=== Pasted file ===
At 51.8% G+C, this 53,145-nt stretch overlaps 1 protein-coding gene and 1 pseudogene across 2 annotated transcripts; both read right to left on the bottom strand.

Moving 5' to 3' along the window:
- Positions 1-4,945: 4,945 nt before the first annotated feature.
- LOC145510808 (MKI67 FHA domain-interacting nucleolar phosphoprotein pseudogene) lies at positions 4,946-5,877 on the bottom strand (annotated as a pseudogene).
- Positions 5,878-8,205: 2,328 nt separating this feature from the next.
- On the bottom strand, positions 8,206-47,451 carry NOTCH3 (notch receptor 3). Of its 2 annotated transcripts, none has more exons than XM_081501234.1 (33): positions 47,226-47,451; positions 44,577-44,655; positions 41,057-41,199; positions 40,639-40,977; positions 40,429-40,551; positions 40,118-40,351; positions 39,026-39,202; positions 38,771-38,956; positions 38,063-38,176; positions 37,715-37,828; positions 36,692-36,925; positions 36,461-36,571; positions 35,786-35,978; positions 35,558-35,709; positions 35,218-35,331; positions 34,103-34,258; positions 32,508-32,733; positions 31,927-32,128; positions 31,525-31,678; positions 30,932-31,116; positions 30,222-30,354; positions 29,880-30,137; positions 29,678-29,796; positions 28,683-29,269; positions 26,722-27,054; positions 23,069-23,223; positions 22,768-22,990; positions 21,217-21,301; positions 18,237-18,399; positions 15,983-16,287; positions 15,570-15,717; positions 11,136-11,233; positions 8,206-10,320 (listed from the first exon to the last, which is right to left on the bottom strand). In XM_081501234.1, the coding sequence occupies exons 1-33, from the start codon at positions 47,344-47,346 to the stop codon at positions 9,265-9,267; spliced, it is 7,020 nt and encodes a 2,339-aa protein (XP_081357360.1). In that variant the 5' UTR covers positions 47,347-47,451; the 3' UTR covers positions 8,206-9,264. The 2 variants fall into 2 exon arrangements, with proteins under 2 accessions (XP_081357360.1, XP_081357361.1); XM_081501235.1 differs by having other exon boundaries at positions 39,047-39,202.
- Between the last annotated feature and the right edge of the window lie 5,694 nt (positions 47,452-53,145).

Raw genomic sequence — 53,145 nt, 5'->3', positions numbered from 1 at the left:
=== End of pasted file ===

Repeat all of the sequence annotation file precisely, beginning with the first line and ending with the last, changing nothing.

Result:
At 51.8% G+C, this 53,145-nt stretch overlaps 1 protein-coding gene and 1 pseudogene across 2 annotated transcripts; both read right to left on the bottom strand.

Moving 5' to 3' along the window:
- Positions 1-4,945: 4,945 nt before the first annotated feature.
- LOC145510808 (MKI67 FHA domain-interacting nucleolar phosphoprotein pseudogene) lies at positions 4,946-5,877 on the bottom strand (annotated as a pseudogene).
- Positions 5,878-8,205: 2,328 nt separating this feature from the next.
- On the bottom strand, positions 8,206-47,451 carry NOTCH3 (notch receptor 3). Of its 2 annotated transcripts, none has more exons than XM_081501234.1 (33): positions 47,226-47,451; positions 44,577-44,655; positions 41,057-41,199; positions 40,639-40,977; positions 40,429-40,551; positions 40,118-40,351; positions 39,026-39,202; positions 38,771-38,956; positions 38,063-38,176; positions 37,715-37,828; positions 36,692-36,925; positions 36,461-36,571; positions 35,786-35,978; positions 35,558-35,709; positions 35,218-35,331; positions 34,103-34,258; positions 32,508-32,733; positions 31,927-32,128; positions 31,525-31,678; positions 30,932-31,116; positions 30,222-30,354; positions 29,880-30,137; positions 29,678-29,796; positions 28,683-29,269; positions 26,722-27,054; positions 23,069-23,223; positions 22,768-22,990; positions 21,217-21,301; positions 18,237-18,399; positions 15,983-16,287; positions 15,570-15,717; positions 11,136-11,233; positions 8,206-10,320 (listed from the first exon to the last, which is right to left on the bottom strand). In XM_081501234.1, the coding sequence occupies exons 1-33, from the start codon at positions 47,344-47,346 to the stop codon at positions 9,265-9,267; spliced, it is 7,020 nt and encodes a 2,339-aa protein (XP_081357360.1). In that variant the 5' UTR covers positions 47,347-47,451; the 3' UTR covers positions 8,206-9,264. The 2 variants fall into 2 exon arrangements, with proteins under 2 accessions (XP_081357360.1, XP_081357361.1); XM_081501235.1 differs by having other exon boundaries at positions 39,047-39,202.
- Between the last annotated feature and the right edge of the window lie 5,694 nt (positions 47,452-53,145).

Raw genomic sequence — 53,145 nt, 5'->3', positions numbered from 1 at the left: